You Are Someone’s Advent

Advent is upon us again. I used to feel like I wasn’t ready each year as Advent rolled around. I would lament not being more prepared, or more anticipatory. I always felt like it was sneaking up on me and that there was some kind of indictment in not being ready. This year feels different. I still feel surprised, and not particularly ready but I don’t feel the indictment. It seems there’s permission to let the season unfold around me and receive it. To simply be present to this arrival.

This year my family and I suffered three consecutive traumas in March, April, and July. They stacked on top of each other like a bad car wreck pile up. We were wrecked by grief and disease. With a bit of time passed, I can say the grief of the loss of two pregnancies is more of an ache and less of a knife. Medicine has mitigated most of the effects of my husband’s disease. We are not so fractured.

But we are different. We don’t have space or even imagination to focus on things we don’t deeply care about. It’s as if grief constricts our capacity as it expands our willingness to risk. Those people we don’t know so well? Let’s invite them over. That person who’s hurting? Let’s write a letter. I don’t have a picture of our family at Thanksgiving, or one from when we got our Christmas tree. But I’ve gotten to spend time with people who remind me who I am. I’ve gotten to be generous with my grief and see that not every tear is just for me. I didn’t want this year. I would never have imagined my thirty-first year could hold so much suffering. Yet these things came. They came without warning. I was not prepared. They surprised me.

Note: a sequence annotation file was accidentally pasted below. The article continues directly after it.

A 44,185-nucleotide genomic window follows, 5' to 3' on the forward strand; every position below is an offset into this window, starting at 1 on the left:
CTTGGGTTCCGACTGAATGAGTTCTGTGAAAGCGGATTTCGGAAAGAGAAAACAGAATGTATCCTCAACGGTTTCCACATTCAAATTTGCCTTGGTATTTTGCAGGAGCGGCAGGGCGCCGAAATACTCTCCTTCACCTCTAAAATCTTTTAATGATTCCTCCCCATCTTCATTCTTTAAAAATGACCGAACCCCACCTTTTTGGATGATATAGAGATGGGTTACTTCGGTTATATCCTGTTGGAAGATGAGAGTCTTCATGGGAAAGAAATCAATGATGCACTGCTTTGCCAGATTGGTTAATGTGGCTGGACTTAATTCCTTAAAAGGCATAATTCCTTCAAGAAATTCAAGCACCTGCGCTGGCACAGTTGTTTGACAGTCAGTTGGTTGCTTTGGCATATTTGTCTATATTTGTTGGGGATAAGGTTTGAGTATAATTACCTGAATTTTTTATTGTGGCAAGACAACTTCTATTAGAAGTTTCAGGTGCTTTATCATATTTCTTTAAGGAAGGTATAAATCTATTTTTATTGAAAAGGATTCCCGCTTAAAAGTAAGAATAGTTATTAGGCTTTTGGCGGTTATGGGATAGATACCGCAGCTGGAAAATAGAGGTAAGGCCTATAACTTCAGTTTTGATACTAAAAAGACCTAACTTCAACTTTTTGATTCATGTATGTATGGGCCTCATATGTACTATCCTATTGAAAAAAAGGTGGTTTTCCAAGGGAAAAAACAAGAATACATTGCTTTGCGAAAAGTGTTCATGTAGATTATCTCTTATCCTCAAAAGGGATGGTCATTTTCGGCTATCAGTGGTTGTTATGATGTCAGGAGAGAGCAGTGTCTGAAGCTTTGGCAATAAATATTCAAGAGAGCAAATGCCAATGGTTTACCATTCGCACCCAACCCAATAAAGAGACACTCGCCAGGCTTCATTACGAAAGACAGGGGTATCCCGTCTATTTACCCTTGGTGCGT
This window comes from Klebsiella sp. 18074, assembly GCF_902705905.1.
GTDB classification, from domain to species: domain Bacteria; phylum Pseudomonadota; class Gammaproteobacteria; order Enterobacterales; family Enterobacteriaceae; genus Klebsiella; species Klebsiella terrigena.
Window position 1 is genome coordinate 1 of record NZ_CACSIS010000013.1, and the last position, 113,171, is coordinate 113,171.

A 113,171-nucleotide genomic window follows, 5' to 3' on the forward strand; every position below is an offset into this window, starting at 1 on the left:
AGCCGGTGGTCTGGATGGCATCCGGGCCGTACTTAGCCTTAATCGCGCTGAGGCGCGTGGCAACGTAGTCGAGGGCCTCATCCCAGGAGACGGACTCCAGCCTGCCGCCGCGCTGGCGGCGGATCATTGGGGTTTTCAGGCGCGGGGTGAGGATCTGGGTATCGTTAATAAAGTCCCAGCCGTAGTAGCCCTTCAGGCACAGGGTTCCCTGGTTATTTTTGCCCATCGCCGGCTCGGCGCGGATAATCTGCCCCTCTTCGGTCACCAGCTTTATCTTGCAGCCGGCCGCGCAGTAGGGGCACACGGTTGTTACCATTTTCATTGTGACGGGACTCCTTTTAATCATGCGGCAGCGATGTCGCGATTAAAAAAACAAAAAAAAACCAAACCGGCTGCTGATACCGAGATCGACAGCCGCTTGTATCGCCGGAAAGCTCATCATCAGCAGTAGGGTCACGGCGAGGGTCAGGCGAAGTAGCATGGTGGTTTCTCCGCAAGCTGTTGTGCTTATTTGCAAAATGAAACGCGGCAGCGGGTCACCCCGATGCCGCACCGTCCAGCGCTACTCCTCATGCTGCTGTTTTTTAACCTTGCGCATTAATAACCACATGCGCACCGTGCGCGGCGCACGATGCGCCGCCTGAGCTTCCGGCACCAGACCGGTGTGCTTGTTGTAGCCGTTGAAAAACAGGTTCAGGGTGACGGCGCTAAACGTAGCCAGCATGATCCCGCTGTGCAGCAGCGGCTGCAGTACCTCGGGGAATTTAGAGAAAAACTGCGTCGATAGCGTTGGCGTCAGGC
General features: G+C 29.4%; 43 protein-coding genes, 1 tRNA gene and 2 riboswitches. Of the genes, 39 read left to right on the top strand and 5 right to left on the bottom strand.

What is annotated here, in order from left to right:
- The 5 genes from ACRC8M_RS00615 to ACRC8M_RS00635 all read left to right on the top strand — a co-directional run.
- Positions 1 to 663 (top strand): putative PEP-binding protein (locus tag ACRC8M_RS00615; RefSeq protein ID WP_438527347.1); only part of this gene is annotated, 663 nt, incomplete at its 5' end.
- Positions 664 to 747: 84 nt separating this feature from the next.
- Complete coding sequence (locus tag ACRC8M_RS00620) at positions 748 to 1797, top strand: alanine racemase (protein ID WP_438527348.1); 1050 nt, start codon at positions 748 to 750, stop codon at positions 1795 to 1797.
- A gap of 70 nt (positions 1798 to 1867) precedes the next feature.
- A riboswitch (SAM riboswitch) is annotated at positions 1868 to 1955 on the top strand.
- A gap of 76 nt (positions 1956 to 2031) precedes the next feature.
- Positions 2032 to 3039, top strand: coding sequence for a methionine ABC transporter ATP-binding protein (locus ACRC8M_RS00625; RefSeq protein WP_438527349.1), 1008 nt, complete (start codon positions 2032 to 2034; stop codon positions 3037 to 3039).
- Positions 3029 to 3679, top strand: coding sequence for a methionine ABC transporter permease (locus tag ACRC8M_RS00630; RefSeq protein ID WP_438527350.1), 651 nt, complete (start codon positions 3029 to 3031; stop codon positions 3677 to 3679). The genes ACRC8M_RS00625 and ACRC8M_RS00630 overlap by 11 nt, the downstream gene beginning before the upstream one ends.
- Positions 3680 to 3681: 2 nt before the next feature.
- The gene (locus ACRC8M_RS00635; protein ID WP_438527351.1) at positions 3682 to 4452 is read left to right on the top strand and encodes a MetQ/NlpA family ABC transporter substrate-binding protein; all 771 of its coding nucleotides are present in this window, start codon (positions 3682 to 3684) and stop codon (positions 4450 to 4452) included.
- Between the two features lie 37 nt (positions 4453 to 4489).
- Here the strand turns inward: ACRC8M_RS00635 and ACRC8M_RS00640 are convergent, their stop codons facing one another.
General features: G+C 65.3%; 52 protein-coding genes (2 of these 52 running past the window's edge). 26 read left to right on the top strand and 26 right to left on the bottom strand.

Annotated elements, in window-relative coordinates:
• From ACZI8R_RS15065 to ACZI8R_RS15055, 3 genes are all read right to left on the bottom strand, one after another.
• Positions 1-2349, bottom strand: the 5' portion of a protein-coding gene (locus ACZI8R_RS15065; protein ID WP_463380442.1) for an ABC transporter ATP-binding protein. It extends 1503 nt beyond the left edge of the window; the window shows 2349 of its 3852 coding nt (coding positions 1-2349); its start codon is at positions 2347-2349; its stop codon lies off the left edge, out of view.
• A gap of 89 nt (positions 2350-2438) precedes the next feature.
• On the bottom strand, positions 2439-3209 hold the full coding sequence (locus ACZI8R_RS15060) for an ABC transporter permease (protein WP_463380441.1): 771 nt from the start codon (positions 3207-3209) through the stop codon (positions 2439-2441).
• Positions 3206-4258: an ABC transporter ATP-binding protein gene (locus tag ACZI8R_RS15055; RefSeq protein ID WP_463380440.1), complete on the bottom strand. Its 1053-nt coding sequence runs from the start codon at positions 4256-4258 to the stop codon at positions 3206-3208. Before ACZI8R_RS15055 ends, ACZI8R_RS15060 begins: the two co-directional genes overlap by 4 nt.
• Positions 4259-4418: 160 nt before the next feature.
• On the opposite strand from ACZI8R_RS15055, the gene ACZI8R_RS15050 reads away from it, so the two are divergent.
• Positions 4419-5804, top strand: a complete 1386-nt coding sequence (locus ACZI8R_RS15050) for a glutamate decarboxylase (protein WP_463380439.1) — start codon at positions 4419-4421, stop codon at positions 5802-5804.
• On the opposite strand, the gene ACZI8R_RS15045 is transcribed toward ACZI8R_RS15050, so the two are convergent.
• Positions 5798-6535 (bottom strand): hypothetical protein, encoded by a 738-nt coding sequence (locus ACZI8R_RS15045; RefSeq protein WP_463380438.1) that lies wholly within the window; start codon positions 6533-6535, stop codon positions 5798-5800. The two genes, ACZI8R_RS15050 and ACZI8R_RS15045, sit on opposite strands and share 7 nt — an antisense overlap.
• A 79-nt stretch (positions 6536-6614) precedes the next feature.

My theory is Advent feels different this year because I don’t have the energy to perpetuate the old indictments. They seem weak in the face of what I have endured. So instead I get this chance to be unprepared, to be surprised by an arrival that is not trauma, but a response to trauma. Beauty is unfolding around me as I consider this waiting for God to be with us not for no reason, but to be with us because the world is breaking. The coming of Emanuel is how God chooses to engage with our trauma, our distress, our need. God comes to be with. To be in the midst. When I think of the people who chose to be with me over this year, those who did not keep a safe distance, or offer platitudes, but actually were with me in the midst, I realize what we need is the presence of one who will be with us. So often God with us is our neighbor with us.

So yes, we wait. We look to the heavens. We long for Emanuel. We ache for the broken pieces to go back together. And, yet in the midst of it all, we have this opportunity to be the advent of goodness, of kindness, of compassion for our neighbor. Just as people offered me presence this year, I can offer presence. When I pondered what I would most want to say about Advent, I decided what I most want to say is that you are someone’s advent. “Avent” is defined as the arrival of a notable person, thing, or event. You are someone’s advent. You have the ability to show up in someone’s life and see them. Be with them. Offer your presence. Your humanity is what the world yearns for; after all, humanity was God’s answer to how to mend the world. Emanuel. God with us.